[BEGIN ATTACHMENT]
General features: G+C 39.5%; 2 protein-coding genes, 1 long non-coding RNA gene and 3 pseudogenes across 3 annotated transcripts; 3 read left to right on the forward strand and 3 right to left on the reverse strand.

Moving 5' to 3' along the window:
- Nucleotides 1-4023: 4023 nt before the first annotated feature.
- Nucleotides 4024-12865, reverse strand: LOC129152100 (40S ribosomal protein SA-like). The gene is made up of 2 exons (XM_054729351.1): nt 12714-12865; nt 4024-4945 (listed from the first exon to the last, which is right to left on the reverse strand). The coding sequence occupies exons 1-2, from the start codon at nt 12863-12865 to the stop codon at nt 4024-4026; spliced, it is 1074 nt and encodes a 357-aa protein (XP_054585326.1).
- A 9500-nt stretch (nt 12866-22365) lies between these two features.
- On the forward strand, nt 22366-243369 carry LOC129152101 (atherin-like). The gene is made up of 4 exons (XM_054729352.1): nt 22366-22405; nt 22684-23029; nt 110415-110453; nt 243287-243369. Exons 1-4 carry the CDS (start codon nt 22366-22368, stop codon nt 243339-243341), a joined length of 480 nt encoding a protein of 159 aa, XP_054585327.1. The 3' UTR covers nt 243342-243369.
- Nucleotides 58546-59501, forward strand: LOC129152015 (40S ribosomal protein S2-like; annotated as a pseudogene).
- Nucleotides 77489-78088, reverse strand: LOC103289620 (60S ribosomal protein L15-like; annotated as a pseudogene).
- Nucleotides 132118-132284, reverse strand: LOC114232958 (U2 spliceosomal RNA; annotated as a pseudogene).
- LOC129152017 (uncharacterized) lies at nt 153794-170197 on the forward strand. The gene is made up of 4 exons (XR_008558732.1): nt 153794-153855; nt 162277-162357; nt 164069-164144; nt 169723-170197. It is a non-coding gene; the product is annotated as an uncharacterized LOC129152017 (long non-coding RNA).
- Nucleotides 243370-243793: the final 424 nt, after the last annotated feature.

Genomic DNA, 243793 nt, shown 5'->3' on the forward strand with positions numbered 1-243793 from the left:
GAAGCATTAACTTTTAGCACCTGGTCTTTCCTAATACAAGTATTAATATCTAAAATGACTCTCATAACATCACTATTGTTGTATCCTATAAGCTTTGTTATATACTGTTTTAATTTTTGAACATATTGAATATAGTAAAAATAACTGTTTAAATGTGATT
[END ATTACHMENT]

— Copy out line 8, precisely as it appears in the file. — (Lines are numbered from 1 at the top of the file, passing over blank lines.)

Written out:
- Nucleotides 77489-78088, reverse strand: LOC103289620 (60S ribosomal protein L15-like; annotated as a pseudogene).